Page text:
I have a lot of favourite Christmas specials and movies. There’s the Muppet Family Christmas, A Christmas Story, and A Child’s Christmas in Wales. And then there’s White Christmas. I know: it’s pretty cheesy in places, but I just love it, and Bing Crosby sounds like Christmas, right? And one of my favourite songs isn’t the title track, but is the one that he sings to Betty (played by Rosemary Clooney) called “Count Your Blessings.” It’s a sentimental song, and serves to move the relationship between the two characters ahead, and they end up singing it as a duet. The song starts with Bing singing the line, “When I’m worried and I can’t sleep, I count my blessings instead of sheep, and I fall asleep counting my blessings.”
It’s been another strange year, and it’s had its shares of ups and downs. We continue to live in a pandemic—this isn’t over yet, and lots of people are still getting COVID-19 for the first time—and the things that we have been able to go back to sometimes feel like shadows of what they once were. There has been physical destruction in many places; in this province, especially with the storm associated with hurricane Fiona. We have all suffered losses, and the world can seem like it’s spinning out of control. Maybe we’ve lost friends or family. As a person who has definite anxiety about change and unrest, I know how hard it can be.
But what of the blessings? We all have those too. There’s been kindness shown to us by friends and strangers alike; there is the joy of seeing people again after years of lockdowns and fear. Because I write this in advance of its publication, I have no idea what December will bring for us all, but we know that it will bring the light of the incarnation. As we read in John 1:5, “The light shines in the darkness, and the darkness did not overcome it.”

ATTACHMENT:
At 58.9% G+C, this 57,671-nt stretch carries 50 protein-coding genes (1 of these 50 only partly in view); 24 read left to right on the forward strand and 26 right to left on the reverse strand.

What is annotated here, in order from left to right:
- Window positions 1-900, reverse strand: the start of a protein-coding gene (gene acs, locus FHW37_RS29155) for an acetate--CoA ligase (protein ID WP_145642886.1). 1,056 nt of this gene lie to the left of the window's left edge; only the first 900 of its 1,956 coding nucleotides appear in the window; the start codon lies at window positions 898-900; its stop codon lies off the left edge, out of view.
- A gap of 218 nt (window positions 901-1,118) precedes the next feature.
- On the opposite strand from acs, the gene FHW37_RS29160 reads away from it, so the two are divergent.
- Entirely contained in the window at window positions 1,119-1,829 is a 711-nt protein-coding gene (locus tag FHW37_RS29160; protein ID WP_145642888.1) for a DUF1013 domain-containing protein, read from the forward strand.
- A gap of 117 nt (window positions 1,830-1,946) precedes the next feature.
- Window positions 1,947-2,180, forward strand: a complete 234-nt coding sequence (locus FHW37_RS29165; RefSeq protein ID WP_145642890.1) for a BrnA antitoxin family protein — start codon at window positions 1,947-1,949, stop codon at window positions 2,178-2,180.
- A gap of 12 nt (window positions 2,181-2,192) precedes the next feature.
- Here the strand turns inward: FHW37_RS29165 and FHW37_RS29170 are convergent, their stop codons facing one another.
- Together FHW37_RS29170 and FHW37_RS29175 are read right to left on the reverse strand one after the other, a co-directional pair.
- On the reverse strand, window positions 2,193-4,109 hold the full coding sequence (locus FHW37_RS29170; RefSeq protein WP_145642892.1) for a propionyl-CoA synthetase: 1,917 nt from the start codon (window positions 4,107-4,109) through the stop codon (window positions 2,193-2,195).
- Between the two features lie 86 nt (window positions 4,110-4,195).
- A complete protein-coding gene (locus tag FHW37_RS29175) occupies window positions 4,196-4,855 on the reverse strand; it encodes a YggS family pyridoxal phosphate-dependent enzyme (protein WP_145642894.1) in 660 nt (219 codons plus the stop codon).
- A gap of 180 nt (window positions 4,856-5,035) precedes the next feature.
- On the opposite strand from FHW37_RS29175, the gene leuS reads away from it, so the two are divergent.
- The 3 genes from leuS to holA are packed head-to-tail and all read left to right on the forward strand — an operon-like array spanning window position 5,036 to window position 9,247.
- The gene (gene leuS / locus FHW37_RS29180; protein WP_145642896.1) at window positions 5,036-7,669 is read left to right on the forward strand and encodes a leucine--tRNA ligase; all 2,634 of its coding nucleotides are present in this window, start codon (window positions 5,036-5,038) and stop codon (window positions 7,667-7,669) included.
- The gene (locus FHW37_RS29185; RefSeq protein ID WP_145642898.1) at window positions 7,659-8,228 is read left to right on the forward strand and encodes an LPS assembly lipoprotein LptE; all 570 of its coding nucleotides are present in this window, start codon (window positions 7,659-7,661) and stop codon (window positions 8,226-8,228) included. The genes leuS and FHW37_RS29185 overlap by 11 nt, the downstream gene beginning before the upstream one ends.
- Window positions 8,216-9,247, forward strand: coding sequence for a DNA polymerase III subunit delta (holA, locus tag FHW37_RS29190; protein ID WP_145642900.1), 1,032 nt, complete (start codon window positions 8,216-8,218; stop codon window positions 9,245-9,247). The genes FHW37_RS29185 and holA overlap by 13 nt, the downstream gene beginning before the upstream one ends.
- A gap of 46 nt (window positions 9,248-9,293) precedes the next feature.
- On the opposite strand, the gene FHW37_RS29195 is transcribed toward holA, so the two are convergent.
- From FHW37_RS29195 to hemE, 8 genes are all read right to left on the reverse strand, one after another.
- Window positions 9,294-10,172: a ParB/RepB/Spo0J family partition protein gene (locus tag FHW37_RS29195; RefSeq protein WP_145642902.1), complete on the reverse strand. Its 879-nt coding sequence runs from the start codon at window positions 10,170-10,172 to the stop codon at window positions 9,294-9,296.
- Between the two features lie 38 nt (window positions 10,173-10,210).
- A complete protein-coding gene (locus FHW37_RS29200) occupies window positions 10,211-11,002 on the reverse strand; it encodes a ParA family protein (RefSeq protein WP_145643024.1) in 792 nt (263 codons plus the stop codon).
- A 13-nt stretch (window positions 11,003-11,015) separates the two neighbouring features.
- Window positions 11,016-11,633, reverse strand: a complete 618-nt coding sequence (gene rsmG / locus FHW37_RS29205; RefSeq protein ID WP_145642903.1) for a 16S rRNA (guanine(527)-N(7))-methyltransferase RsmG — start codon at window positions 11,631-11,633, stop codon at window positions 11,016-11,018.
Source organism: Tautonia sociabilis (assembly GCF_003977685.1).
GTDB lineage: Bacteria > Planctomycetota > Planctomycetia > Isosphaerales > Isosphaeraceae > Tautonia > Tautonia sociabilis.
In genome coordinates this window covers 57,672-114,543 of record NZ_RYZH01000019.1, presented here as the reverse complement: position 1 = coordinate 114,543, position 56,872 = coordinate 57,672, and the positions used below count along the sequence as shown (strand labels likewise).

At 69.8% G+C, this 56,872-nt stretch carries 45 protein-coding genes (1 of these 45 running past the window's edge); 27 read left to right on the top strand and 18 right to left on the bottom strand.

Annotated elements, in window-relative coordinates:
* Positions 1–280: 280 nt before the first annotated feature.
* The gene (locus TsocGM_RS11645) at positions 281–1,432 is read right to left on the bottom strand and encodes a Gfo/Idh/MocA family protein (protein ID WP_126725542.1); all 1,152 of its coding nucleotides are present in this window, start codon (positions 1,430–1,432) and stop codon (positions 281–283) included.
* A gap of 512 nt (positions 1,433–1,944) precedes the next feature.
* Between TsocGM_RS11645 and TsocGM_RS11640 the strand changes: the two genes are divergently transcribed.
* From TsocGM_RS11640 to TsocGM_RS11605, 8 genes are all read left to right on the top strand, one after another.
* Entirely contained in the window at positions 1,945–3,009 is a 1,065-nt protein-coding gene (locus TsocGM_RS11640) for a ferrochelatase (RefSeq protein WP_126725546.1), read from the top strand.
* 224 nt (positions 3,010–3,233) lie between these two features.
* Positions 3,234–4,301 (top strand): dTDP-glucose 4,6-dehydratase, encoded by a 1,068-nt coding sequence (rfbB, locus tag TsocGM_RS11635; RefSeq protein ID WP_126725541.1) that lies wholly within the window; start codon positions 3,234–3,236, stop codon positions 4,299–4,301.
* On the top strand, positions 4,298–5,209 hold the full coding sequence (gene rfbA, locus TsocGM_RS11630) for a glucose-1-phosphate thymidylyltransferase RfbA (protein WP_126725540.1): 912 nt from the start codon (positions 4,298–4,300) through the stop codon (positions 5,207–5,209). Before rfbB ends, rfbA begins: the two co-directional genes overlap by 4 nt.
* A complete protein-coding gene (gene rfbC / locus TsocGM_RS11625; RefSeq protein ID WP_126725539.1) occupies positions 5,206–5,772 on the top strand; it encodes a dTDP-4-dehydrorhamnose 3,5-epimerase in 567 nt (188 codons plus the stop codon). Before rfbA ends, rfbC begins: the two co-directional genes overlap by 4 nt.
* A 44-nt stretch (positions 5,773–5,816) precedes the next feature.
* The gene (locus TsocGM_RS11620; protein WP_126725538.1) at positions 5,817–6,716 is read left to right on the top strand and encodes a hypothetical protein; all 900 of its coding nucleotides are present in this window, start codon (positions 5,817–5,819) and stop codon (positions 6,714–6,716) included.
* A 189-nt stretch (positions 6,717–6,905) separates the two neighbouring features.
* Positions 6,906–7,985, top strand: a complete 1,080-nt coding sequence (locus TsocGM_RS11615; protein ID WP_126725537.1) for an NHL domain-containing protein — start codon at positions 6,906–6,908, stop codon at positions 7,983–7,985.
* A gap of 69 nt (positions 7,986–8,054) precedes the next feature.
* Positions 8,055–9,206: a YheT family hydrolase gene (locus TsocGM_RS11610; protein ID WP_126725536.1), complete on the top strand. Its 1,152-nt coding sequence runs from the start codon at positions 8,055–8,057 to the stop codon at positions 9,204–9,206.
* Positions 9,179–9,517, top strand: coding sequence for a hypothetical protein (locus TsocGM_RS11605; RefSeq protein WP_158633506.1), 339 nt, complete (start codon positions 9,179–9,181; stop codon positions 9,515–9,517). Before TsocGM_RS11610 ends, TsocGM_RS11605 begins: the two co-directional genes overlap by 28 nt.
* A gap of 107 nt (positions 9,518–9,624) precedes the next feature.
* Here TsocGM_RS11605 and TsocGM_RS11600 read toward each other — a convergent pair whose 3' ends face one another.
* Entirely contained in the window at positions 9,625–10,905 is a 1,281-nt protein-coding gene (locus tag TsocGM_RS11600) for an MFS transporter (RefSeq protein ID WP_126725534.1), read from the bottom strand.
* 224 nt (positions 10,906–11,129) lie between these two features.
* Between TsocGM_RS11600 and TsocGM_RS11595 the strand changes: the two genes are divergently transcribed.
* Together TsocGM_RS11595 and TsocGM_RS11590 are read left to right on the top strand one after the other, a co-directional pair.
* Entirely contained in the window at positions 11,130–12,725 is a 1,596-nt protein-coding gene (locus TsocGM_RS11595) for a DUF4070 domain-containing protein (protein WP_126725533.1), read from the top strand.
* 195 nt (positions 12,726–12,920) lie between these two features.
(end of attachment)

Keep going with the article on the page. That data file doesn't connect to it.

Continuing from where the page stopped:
My husband and I were walking home from the grocery store literally just before I sat down to write this, and we met up with a man who we knew from living in the downtown. He told us a story about ending up in a group home, and how there was a woman there who was really unhappy about her situation. But she offered to help this man, and she encouraged him to start writing. He said that because of his writing, he was able to walk away from his addictions, and that she really changed his life for the better. It made her feel better about her situation too. It was a real blessing for both of them, and stopping to talk to him was a real blessing for us.
One of the great blessings in my life is Anglican Life, and getting to be its editor. Getting to collaborate with the many contributors and columnists is a gift. When people ask what I do, I get to tell them about being an editor for the Church newspaper for the three Anglican dioceses in Newfoundland and Labrador. I think that Anglican Life is an important ministry of the Anglian Church in our province, both for our own people, and for the wider world. Thank you for the support that you give us, both with your financial contributions and with your many beautiful articles and photographs. You are indeed a blessing, and you allow Anglican Life to continue to be in people’s lives. I am always aware of how much this paper means to all of you. Merry Christmas, and all the best for 2023.